Brauer's permutation lemma states that any two permutation matrices are conjugate in $\mathrm{GL}(n,\mathbb{C})$ if and only if they are conjugate in the symmetric group, i.e., they have the same cycle type (we can replace $\mathbb{C}$ by any field of characteristic zero).

Another way of stating it is that any two permutation representations of a finite cyclic group that are conjugate as linear representations in characteristic zero are in fact equivalent as permutation representations.

My question: for what classes of finite groups does this result hold? i.e., for what classes of finite groups is it true that any two permutation representations that are conjugateas linear representations in characteristic zero are in fact equivalent as permutation representations?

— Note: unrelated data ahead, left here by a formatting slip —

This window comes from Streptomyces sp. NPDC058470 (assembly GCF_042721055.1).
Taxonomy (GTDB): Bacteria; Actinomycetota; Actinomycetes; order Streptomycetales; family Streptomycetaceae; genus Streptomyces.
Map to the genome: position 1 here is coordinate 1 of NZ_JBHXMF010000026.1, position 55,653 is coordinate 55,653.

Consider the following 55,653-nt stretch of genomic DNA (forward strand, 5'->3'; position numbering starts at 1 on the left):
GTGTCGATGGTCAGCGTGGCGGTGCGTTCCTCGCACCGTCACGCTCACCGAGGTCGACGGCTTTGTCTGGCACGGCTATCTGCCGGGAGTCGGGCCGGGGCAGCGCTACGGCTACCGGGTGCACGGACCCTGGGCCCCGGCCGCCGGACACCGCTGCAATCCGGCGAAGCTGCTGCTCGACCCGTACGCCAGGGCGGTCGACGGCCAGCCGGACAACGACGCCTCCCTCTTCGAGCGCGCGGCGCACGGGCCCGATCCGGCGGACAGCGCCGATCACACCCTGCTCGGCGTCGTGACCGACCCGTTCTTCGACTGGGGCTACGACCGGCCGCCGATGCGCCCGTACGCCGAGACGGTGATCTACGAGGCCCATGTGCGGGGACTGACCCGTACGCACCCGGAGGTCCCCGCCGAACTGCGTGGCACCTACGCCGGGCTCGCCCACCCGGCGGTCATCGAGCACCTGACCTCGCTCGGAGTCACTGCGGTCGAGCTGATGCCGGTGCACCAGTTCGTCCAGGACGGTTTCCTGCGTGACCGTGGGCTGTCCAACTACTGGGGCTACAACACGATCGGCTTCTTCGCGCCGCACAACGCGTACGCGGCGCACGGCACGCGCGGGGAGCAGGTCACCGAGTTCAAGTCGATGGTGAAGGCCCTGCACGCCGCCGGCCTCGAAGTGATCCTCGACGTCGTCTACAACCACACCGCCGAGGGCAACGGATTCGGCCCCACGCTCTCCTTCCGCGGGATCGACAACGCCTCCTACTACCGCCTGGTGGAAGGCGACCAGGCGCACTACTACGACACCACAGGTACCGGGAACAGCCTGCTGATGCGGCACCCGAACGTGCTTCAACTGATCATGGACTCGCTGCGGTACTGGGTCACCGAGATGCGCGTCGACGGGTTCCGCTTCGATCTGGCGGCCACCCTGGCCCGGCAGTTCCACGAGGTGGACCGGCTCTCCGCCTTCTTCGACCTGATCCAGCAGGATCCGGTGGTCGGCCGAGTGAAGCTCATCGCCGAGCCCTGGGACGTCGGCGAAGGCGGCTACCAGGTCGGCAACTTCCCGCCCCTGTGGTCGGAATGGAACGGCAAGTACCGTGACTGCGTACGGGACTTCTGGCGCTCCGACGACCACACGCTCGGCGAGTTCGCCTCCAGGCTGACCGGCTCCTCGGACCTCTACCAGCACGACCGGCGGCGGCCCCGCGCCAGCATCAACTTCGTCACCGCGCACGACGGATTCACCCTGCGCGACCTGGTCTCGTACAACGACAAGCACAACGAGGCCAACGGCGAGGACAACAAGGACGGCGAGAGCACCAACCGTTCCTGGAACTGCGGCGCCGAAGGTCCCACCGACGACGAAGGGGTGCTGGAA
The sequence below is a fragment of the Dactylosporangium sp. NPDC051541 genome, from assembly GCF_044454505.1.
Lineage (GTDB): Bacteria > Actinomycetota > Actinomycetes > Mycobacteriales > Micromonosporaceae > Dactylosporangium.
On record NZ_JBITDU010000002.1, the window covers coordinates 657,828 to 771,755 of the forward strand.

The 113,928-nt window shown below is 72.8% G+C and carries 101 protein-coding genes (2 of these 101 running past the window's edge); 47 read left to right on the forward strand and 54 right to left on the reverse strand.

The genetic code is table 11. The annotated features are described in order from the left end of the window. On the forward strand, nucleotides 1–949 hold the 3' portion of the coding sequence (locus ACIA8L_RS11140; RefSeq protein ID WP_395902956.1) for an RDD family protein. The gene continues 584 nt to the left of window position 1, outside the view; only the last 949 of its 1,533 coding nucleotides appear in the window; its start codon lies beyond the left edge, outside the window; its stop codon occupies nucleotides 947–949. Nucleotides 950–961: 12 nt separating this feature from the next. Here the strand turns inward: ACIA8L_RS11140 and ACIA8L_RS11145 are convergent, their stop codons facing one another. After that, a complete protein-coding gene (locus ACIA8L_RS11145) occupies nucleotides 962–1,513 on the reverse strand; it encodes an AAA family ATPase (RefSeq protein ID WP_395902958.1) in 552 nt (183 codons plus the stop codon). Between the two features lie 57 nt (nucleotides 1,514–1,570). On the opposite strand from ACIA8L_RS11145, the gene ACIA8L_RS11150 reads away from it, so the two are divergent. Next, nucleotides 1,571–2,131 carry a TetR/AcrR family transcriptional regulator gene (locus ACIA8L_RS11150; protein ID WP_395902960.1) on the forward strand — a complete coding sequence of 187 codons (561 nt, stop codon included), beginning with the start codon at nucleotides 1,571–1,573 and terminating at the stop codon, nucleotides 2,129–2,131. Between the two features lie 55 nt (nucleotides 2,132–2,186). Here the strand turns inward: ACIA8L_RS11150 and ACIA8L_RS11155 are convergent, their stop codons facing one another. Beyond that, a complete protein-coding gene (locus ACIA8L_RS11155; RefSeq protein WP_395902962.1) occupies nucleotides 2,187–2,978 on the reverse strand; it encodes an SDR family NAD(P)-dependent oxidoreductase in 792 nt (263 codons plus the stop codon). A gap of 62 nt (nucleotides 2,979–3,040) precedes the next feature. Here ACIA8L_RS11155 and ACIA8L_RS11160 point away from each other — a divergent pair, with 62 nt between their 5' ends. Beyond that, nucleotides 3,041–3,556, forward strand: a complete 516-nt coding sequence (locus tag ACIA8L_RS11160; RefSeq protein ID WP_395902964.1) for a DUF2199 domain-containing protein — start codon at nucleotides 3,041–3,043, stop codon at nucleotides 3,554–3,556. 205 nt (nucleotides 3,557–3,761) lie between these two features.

I think some counterexamples involving Mathieu groups exist, so this is not true for all finite groups. What I was looking for are theorems of the form that it is true for all groups satisfying some well-studied property or in some well-identified class.

One application of this would be as follows: suppose $G$ is a finite group such that the quotient of the automorphism group of $G$ by the group of class-preserving automorphisms of $G$ satisfies the above condition. (Class-preserving automorphisms are automorphisms that preserve each conjugacy class; for a finite group, this is equivalent to preserving all the characters). Then, the orbit sizes under the action of the automorphism group of $G$ are the same for the set of conjugacy classes and the set of (equivalence classes of) irreducible representations.